Hendrick Goltzius, Man Wearing a Tasselled Hat, 1587. Pen and brown ink. 47.50 x 35.40 cm. Scottish National Gallery. Accepted by HM Government in lieu of inheritance tax and allocated to the National Gallery of Scotland, 2000.
EDINBURGH.- One of the earliest drawings in the national collection, Christ and Saint Peter by Gentile da Fabriano, c. 1420s, features in a new exhibition devoted to a versatile and beautiful drawing medium.
Ink showcases works by a range of distinguished artists, including Rembrandt, Tiepolo, Guercino, Poussin, Goltzius and Alexander Runciman. The display features rarely seen works, as well as several that are being exhibited for the first time.
Drawing in ink was prevalent in the art of ancient cultures, particularly in Asia. During the Renaissance, technical and stylistic experimentation with the medium saw it become a popular technique amongst European artists. The drawings on display show how, over the centuries, artists have exploited the qualities of this highly versatile medium to achieve an array of distinctive effects and to fulfil a variety of different functions. The works range from rapid sketches made as preparatory studies for paintings, to architectural blueprints and elaborate designs for prints; and from formal drawings and illustrative pieces, to sketches created for the artist’s own enjoyment.
Hendrick Goltzius (1558 – 1617), A Man Wearing a Tasselled Hat, 1587, pen and brown ink. Goltzius was an extraordinarily talented draughtsman and engraver. Signed in full, this exceptional drawing must have been considered a finished work of art in its own right, possibly destined for a highly discerning connoisseur such as the Emperor Rudolph II in Prague.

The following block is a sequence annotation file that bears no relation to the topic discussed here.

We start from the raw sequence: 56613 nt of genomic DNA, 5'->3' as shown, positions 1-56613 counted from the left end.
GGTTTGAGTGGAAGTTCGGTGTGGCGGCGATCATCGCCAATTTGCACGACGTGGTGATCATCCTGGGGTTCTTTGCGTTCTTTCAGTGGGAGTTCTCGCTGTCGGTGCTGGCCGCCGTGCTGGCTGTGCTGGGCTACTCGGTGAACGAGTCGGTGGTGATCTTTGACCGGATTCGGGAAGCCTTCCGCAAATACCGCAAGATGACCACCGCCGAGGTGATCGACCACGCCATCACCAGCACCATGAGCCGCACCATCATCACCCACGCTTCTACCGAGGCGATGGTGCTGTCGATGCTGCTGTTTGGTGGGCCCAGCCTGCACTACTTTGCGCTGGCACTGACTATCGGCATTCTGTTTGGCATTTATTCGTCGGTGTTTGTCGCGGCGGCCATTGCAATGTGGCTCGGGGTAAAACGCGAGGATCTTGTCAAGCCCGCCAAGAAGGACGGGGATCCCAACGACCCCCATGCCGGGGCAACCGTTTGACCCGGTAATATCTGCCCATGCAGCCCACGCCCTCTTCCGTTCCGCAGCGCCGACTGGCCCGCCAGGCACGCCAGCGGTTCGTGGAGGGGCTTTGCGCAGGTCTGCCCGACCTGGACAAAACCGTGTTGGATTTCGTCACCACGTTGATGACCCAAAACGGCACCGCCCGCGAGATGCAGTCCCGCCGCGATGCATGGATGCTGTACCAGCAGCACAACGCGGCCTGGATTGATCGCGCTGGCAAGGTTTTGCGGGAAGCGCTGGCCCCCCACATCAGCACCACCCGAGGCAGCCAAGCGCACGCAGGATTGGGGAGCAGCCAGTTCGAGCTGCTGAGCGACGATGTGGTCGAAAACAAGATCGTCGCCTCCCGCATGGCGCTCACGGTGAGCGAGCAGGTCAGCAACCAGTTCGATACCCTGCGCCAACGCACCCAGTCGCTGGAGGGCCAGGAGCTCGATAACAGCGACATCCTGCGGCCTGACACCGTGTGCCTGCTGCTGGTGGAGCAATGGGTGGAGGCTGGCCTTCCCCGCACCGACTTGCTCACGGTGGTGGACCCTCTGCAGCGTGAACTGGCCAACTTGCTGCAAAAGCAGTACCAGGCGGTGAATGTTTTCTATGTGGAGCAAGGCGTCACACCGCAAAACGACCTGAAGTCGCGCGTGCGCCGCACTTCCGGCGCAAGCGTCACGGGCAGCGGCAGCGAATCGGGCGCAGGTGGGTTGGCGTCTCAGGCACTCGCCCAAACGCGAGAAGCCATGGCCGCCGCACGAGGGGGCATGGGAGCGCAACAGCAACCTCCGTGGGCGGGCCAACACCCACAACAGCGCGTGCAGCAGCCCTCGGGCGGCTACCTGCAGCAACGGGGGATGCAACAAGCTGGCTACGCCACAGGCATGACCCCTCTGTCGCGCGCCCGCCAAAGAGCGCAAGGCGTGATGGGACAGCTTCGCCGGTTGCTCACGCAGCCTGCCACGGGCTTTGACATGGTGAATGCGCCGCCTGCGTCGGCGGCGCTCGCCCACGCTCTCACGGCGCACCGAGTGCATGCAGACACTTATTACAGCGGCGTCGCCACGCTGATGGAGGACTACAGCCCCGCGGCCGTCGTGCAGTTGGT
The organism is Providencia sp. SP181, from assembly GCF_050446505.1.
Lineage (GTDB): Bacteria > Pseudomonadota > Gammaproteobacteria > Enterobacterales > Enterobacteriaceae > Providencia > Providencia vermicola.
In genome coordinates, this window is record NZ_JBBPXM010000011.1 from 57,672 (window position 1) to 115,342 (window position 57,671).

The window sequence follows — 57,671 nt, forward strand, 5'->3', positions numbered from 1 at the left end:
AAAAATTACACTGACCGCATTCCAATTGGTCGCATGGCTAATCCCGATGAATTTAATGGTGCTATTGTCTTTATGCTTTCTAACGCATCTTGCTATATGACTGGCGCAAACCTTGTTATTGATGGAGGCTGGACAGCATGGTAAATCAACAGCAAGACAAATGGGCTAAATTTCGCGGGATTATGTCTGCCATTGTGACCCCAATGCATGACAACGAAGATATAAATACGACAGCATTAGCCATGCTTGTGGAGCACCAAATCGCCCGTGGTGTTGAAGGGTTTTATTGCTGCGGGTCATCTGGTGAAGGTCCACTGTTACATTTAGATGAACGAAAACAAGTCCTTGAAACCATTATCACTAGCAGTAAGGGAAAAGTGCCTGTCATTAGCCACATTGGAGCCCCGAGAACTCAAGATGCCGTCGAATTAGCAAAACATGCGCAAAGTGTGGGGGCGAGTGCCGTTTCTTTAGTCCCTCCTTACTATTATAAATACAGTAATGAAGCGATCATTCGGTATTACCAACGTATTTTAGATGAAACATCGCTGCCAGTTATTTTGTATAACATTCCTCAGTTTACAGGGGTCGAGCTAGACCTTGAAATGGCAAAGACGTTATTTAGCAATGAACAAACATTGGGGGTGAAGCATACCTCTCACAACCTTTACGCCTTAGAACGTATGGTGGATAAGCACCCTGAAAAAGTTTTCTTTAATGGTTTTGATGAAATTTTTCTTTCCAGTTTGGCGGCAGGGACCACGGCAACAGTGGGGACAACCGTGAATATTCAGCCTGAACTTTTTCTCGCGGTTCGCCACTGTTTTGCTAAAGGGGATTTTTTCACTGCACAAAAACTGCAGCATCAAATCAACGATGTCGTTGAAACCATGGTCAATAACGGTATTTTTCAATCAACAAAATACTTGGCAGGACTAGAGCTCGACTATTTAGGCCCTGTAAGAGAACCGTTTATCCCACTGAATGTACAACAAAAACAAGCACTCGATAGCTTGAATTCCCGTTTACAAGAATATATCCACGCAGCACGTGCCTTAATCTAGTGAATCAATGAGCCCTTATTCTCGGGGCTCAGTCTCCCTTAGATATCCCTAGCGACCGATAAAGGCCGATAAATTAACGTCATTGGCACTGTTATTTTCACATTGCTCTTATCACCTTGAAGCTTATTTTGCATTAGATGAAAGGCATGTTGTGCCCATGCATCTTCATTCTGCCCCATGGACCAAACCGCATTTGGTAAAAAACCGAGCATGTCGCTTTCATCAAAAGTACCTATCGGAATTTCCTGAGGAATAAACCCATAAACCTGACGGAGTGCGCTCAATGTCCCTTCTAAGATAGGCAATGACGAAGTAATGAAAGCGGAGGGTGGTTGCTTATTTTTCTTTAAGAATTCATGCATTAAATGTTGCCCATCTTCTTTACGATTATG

Gentile da Fabriano (c.1385 – 1427), Christ and Saint Peter, c.1420 – 1430, pen and ink on vellum. One of the oldest works in the collection, the figures have been created with incredibly fine strokes using a thin pen. Gentile was one of the leading Italian exponents of the transitional style known as the International Gothic.
William Henry Playfair (1789 - 1857), Northern Elevation of the Royal Institution, Edinburgh, 1832, Pen and black ink and brown wash. Playfair was one of Scotland’s most celebrated neoclassical architects and he designed many of Edinburgh’s finest buildings. This drawing is one of a pair of designs in the Gallery’s collection for the 1832 extension and remodelling of the Royal Institution Building, now the Royal Scottish Academy. Playfair’s planned changes included a statue of Pallas Athena above the front pediment. The statue was never realised and in 1844 the sculpture of Queen Victoria dressed as Britannia was installed instead;
Matthias Buchinger (1674 – 1740), An Altarpiece, 1728, Pen and brown ink on vellum. This remarkable and highly detailed drawing was made by an artist born without hands or feet and who was only twenty-nine inches tall. Despite his disability, which left him with only fin-like appendages for hands, he showed extraordinary dexterity in his drawings and engravings, and was also a talented musician and conjurer
Nicolas Poussin, A Dance to the Music of Time, c.1640. Pen, brown ink and wash on paper; traces of squaring on black chalk, 14.80 x 19.90 cm. Scottish National Gallery. Purchased by Private Treaty, with the aid of the Art Fund (Scottish Fund), the Pilgrim Trust, the Edith M. Ferguson Bequest and contributions from two private donors, 1984.